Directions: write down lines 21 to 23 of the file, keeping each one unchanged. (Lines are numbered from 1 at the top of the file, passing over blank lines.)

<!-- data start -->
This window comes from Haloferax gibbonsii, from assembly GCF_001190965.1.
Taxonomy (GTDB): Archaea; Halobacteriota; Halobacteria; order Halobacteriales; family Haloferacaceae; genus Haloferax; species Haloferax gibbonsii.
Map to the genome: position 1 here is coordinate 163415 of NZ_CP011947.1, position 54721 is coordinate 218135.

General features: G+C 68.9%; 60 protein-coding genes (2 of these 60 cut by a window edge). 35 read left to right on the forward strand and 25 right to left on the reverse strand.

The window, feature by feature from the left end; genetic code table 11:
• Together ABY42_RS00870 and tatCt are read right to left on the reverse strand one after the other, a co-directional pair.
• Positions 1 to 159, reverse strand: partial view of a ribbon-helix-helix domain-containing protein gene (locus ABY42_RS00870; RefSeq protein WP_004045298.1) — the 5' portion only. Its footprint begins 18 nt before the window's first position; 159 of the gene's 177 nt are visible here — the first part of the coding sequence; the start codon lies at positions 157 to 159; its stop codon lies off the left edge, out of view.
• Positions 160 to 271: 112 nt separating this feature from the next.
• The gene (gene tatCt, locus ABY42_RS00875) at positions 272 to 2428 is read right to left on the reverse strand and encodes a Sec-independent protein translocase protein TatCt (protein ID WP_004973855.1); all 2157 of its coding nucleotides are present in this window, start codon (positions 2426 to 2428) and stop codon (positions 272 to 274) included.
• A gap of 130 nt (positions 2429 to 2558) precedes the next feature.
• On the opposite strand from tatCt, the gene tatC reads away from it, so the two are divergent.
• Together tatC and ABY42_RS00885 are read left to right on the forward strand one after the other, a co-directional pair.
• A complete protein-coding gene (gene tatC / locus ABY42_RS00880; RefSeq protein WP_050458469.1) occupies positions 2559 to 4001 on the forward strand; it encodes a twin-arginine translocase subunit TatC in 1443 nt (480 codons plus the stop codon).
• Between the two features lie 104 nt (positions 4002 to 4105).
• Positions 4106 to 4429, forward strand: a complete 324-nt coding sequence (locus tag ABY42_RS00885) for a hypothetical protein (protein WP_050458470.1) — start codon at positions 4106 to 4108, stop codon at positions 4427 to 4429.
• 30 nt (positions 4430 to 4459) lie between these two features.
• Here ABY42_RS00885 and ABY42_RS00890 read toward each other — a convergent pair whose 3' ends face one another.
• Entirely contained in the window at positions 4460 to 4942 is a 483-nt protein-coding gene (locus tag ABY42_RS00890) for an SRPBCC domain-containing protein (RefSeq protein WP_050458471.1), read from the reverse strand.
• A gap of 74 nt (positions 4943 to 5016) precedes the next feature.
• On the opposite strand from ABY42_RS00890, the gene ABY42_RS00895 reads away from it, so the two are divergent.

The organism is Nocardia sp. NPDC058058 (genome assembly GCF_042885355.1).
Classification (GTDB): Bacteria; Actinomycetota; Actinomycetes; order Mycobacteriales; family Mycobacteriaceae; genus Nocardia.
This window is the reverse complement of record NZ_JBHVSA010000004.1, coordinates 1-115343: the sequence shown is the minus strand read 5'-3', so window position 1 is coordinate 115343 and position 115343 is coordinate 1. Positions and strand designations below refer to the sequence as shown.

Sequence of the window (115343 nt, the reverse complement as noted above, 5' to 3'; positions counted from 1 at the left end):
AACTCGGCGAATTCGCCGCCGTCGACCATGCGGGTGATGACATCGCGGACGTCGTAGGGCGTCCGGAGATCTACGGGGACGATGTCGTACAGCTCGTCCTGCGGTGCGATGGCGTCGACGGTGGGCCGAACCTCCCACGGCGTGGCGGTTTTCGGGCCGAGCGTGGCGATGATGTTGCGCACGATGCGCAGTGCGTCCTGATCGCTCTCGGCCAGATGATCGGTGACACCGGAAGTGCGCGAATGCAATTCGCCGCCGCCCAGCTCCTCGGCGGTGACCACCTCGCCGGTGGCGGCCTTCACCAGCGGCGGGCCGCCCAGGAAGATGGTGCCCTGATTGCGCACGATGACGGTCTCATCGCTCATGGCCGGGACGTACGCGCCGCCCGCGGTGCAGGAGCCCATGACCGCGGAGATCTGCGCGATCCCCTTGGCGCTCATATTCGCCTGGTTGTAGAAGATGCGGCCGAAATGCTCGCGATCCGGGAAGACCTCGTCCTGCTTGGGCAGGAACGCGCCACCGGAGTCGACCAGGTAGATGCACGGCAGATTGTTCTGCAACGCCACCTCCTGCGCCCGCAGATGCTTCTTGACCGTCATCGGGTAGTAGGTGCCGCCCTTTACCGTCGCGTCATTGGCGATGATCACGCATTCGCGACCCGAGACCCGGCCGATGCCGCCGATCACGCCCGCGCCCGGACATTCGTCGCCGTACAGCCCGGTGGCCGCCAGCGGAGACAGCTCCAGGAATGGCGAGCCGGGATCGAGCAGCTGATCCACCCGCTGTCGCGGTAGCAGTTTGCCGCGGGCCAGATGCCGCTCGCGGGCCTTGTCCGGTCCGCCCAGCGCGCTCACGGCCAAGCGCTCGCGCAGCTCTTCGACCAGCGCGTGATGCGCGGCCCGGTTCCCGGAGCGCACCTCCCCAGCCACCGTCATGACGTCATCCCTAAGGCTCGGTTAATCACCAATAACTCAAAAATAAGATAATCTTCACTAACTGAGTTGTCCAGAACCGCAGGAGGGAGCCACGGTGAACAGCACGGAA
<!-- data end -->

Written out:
The organism is Nocardia sp. NPDC058058 (genome assembly GCF_042885355.1).
Classification (GTDB): Bacteria; Actinomycetota; Actinomycetes; order Mycobacteriales; family Mycobacteriaceae; genus Nocardia.
This window is the reverse complement of record NZ_JBHVSA010000004.1, coordinates 1-115343: the sequence shown is the minus strand read 5'-3', so window position 1 is coordinate 115343 and position 115343 is coordinate 1. Positions and strand designations below refer to the sequence as shown.